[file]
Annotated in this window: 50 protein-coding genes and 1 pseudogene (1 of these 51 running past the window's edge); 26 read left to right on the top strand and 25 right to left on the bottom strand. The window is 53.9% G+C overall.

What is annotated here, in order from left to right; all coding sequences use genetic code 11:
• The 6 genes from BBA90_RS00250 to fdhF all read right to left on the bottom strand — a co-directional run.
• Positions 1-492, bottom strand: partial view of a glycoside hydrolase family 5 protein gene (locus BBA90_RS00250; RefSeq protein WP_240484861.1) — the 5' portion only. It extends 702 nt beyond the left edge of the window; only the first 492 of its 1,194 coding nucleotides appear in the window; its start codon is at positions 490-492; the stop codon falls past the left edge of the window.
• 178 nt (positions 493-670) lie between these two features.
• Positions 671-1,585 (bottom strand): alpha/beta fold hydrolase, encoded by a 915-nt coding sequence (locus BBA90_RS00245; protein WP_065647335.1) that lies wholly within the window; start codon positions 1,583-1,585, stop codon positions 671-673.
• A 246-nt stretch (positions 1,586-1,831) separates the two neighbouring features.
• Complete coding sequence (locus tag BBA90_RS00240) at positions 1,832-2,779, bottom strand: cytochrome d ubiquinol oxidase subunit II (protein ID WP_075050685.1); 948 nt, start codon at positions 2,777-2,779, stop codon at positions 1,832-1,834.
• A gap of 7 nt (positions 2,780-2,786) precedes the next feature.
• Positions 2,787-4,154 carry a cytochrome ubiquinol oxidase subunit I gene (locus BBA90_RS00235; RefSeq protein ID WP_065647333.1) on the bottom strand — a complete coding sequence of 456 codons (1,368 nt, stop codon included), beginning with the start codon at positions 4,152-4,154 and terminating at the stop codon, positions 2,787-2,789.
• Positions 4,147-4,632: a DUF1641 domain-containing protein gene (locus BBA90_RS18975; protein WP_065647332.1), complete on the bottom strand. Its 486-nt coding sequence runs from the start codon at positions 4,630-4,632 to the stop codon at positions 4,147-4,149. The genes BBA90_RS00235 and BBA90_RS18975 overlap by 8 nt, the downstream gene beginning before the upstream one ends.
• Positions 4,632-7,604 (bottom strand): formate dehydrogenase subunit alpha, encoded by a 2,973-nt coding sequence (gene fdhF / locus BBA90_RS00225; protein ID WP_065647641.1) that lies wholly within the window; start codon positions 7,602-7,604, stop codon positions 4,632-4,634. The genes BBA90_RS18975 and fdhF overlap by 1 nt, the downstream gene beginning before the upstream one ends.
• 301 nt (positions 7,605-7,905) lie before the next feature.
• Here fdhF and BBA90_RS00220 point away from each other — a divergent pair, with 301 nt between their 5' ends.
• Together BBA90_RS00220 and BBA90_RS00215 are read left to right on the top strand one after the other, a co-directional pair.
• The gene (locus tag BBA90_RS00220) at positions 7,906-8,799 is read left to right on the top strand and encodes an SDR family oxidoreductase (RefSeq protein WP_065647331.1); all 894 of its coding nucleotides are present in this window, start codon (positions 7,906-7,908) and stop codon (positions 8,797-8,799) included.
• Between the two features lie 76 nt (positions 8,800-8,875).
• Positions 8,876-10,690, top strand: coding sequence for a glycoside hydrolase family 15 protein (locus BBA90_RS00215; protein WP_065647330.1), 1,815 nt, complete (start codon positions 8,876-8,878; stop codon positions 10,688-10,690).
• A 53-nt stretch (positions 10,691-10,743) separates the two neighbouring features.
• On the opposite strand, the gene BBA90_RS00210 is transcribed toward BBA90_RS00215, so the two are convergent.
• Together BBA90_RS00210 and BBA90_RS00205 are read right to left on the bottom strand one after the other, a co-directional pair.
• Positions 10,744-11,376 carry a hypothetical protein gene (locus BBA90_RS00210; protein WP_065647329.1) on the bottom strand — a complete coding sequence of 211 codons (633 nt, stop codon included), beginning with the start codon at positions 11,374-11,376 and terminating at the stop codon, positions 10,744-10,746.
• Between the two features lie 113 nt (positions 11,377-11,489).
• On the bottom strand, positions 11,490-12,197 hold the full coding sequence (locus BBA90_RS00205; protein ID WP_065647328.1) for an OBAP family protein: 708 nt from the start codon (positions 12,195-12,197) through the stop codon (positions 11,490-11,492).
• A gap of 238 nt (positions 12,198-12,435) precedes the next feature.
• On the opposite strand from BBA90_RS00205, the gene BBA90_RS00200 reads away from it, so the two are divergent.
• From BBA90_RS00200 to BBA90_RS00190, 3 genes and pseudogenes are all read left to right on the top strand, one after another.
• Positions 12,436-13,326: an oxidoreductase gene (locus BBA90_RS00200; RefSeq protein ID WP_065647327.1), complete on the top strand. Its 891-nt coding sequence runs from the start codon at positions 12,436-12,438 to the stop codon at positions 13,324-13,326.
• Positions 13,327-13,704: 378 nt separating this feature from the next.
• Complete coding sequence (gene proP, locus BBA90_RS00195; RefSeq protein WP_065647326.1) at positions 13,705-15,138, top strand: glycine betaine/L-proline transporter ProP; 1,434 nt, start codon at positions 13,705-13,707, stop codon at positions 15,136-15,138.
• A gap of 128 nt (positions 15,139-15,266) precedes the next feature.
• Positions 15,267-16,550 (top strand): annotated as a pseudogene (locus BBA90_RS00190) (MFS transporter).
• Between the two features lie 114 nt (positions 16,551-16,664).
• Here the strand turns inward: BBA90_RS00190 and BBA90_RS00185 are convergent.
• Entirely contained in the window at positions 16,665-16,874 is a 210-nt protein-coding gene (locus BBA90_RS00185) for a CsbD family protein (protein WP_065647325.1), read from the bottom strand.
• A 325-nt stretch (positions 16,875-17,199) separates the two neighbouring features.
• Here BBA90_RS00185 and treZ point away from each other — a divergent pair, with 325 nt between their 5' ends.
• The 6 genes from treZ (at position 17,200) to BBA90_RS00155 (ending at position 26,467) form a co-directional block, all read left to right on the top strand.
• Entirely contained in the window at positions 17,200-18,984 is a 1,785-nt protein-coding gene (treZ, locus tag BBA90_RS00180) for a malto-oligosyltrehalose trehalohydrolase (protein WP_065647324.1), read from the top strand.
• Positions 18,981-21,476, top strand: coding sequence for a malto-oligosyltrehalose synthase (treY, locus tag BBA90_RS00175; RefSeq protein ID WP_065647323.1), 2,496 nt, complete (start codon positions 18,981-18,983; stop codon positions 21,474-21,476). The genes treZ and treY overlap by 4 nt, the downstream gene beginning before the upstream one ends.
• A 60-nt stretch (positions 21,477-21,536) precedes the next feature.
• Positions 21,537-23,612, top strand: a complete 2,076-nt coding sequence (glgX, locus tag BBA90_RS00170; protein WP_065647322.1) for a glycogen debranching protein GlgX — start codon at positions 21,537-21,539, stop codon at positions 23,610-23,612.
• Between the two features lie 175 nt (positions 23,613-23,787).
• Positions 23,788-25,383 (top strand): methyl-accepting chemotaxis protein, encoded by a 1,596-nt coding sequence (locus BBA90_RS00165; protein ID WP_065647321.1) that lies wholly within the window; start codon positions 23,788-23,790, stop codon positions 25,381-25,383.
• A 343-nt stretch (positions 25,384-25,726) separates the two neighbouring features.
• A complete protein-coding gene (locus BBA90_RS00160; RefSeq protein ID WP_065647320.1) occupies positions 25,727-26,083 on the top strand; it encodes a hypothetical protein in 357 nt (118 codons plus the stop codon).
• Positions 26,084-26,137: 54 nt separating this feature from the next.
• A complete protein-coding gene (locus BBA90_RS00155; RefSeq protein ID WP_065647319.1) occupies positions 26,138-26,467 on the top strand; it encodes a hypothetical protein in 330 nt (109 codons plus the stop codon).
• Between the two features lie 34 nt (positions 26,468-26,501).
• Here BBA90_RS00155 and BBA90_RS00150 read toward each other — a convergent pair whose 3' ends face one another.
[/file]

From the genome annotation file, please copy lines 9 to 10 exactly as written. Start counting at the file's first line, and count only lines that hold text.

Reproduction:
• A gap of 7 nt (positions 2,780-2,786) precedes the next feature.
• Positions 2,787-4,154 carry a cytochrome ubiquinol oxidase subunit I gene (locus BBA90_RS00235; RefSeq protein ID WP_065647333.1) on the bottom strand — a complete coding sequence of 456 codons (1,368 nt, stop codon included), beginning with the start codon at positions 4,152-4,154 and terminating at the stop codon, positions 2,787-2,789.